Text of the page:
Leeds primary which agreed to expand to provide places could now lose land in village green battle

Paul Sellars, of Friends of Gledhow Field.

Paul Sellars, of Friends of Gledhow Field.

7
Have your say

A PRIMARY school which agreed to take on more pupils to meet the demand for places has criticised Leeds City Council after discovering its expansion plans could be undermined by a bid to turn part of the site into a village green.

Gledhow Primary’s chairman of governors has strongly criticised the “poor support” it received from Leeds City Council in a letter to parents about the situation. The school is now committed to becoming a three-form entry from this September and has signed contracts for building work to take place on the site. It agreed to expand to meet the pressing need for places in the north of the city.

However it could now face losing control of a field which it had planned to expand onto - if it is given village green status.

Gledhow Primary’s headteacher Stephen Archer said the field was needed to provide a playground area after the school expands to ensure pupils had the same quality of outdoor education that they currently enjoy.

However campaigners say they want to preserve the field for community use.

Last year the school fenced off Gledhow Field, which it owns and planned to use once new buildings are in place. This led to strong objections from a community group who believe the field should remain open to residents.

The Friends of Gledhow Field submitted a bid for the area to be given village green status last year for and Leeds City Council has announced that it has agreed to consider it as the registration authority.

Now Gledhow Primary is urging pupils’ parents who oppose the village green application to make their views known to the council.

In a letter to parents the school’s chairman of governors Dr John Willott said the council had “failed to take appropriate action to head off the village green application.” It suggests the planning application for the school’s expansion should have been used to prevent the village green application from being considered. The letter also criticised the council for failing to inform the school that the village green application had been submitted. It says the school even resorted to submitting an unsuccessful Freedom of Information Act request in an attempt to find out.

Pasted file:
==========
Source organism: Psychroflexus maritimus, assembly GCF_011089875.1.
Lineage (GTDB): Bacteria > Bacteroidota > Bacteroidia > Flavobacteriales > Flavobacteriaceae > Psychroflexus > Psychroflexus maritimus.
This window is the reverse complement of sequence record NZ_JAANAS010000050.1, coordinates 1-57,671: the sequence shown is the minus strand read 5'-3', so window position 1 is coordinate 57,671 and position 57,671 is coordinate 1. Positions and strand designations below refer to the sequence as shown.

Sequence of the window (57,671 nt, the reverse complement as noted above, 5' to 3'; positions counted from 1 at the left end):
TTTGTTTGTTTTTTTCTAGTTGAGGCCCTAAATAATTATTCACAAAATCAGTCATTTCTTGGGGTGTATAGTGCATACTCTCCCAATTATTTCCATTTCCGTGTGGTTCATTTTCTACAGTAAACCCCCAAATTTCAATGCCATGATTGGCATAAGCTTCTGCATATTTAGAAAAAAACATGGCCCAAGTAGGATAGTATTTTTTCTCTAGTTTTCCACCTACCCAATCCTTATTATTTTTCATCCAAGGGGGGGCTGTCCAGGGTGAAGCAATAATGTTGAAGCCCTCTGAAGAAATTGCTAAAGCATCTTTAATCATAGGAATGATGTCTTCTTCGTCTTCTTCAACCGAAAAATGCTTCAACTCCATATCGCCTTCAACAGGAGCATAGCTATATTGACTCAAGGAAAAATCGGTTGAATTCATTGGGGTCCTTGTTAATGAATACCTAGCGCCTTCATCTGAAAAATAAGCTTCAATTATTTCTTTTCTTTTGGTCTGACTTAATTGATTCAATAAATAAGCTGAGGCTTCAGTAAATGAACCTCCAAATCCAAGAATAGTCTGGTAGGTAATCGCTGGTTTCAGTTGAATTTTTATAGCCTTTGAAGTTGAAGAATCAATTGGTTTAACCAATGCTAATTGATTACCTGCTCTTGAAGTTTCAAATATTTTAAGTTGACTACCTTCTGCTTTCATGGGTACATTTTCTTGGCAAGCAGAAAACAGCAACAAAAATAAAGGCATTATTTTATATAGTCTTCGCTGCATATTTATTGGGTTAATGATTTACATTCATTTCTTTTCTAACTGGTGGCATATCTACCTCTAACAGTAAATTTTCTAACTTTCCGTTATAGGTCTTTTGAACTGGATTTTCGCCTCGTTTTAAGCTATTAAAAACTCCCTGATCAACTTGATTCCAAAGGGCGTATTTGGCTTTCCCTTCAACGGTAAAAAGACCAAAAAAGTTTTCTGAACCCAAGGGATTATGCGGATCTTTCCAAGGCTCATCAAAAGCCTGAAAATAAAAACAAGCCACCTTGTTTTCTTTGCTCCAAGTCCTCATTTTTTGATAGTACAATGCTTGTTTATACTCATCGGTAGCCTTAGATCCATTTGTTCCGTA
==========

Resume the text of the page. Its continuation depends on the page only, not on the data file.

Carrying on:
A council spokeswoman said the authority recognised this was a difficult situation “for the school, parents, students and the local community”. She said the council had to balance separate legal duties as landowner, provider of school places and the registration authority for village green bids. She added: “This leads to a complicated situation where different departments of the council have distinct duties to perform that are influenced by separate legal requirements. “Everyone is entitled to share their views on this application during the consultation process and we welcome all opinions- including those that may not necessarily agree with each other from within the council. At the end of the process the council will need to consider all the evidence in determining whether the application meets the legal tests before finally taking a decision.”

Dr Willott’s letter also voiced concerns that council officers said the school would be expanding to a three form entry regardless of whether the governing body had wanted to withdraw from the plan. Dr Willott’s letter adds that despite the uncertainty over the site the school was planning to go ahead with the expansion as it had a social obligation to the community.

It says: “While frustrated that the actions of a narrow interest group and what we felt was poor support from elements of the council we took the decision to proceed with three form entry.”

The school has also asked the council’s Scrutiny Board for Children’s Services “to consider how these unfortunate circumstances have arisen.”

Mr Archer added: “The expansion will mean hundreds more children will be able to come to this school. I think the question has to be asked what is in the community’s best interests?”

Paul Sellars of the Friends of Gledhow Field group said: “We have always said the best solution here would be a compromise which allows the community to use some of the field, as they have done for years.

“Central to our view are the wider interests of the community. A wider view than that of the school, I’d say, as we consider the interests of adults as well as children and the use of the field at evenings, weekends and school holidays rather than during school time only.”

In order for the village green bid to be successful the application will need to show significant numbers of people have used the land for “lawful sports and pastimes” for at least 20 years without the permission of the land owner.

Mr Archer is leaving the school this week. He said his departure was not connected to this situation. The school’s deputy head Joy Burrows is also leaving, as she retires.